Stage Learning rate Algorithm Batch Time
Others
1 Adam 8 400k
pre-train - Adam 16 200k
2 RMSprop 8 400k
Table 2: Weighting and training hyperparameters

5 Results

Disentangled Representation of Style and Content.

Figure 2: Images generated from fixed style and different contents, for two artists. Leftmost column taken from training set, courtesy of respective artists. Top group: Sayori. Bottom group: Swordsouls.
Figure 3: Images generated from the same content and different styles. Contain both style of artists from the training set and style codes randomly samples from the style distribution

To test our main goal of disentangling style and content in the generator’s input code, we show that the style code and content code do indeed only control the respective aspect of the generated image, by fixing one and changing the other. In figure 2, in each group of two rows, the leftmost two images are examples of illustrations drawn by an artist in the dataset, and to the right are 12 samples generated from the style of the artist. Since this can be expected from a conventional class-conditional GAN, it is not the main contribution of our method. In particular, the strength of our method, is the ability to generate the same content in different styles where facial shapes, appearances, and aspect ratios are faithfully captured. We refer to Appendix A for additional results and discussions. Figure 3 shows 35 images generated with a fixed content and different style codes.

Style Transfer.

As a straightforward application, we show some style transfer results in figure 4, with comparisons to existing methods, the original neural style transfer Gatys et al. (2016) and StarGAN Choi et al. (2018). We can see that neural style transfer seems to mostly apply the color of the style image to the content image, which, by our definition, not only fails to capture the style of the style image but also alters the content of the content image. StarGAN managed to transfer the overall use of color of the target artist and some other prominent features like size of the eyes, but otherwise fails to capture intricate style elements. Our method transfers the style of the target artist much more faithfully.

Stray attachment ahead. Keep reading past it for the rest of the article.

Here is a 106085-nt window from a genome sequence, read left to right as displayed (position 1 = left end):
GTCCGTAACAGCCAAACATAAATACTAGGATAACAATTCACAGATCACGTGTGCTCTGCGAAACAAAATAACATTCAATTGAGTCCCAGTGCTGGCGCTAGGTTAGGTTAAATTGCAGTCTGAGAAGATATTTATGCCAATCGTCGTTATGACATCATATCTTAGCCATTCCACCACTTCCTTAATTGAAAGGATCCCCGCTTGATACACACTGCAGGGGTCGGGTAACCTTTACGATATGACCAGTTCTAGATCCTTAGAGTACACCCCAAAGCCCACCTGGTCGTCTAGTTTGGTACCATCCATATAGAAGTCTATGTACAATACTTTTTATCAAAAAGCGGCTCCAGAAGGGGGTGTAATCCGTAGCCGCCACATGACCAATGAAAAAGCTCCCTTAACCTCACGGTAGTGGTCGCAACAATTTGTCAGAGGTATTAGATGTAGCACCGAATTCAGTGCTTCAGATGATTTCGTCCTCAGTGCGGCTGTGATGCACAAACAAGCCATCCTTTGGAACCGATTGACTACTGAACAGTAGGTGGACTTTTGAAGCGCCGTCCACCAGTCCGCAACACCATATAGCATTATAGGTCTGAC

Figure 4: Style transfer results. In the top two rows, in each column are two samples from the training dataset by the same artist. In each subsequent group of three rows, the leftmost image is from the training dataset. The images to the right are style transfer results generated by three different methods, from the content of the left image in the group and from the style of the top artist in the column. In each group, first row is our method, second row is StarGAN and third row is neural style. For neural style, the style image is the topmost image in the column. Training samples courtesy of respective artists. Style samples, from left: Sayori, Ideolo, Peko, Yabuki Kentarou, Coffee-kizoku, Mishima Kurone, Ragho no Erika. Content samples, from top: Kantoku, Koi, Horiguchi Yukiko.

Evaluation.

Other than visual results, there is no well-established quantitative measure for the quality of style transfer methods and accessing experts for anime styles is challenging for a proper user study. The evaluation in Chou et al. (2018) is audio specific. In Choi et al. (2018), the classification accuracy on the generated samples is given as a quality measure. However, this seemingly reasonable measure, as we shall argue in appendix B.2, is not adequate. Nevertheless, we do report that the samples generated by our generator can be classified by style by our classifier with 86.65% top-1 accuracy. Detailed testing procedure, results and analysis can be found in appendix B.2. A comprehensive ablation study is given in Appendix B, where major differences from previous approaches are evaluated. We have also approached several anime enthusiasts and they were able to distinguish the synthesized styles based on the artworks of known artists.

Limitations.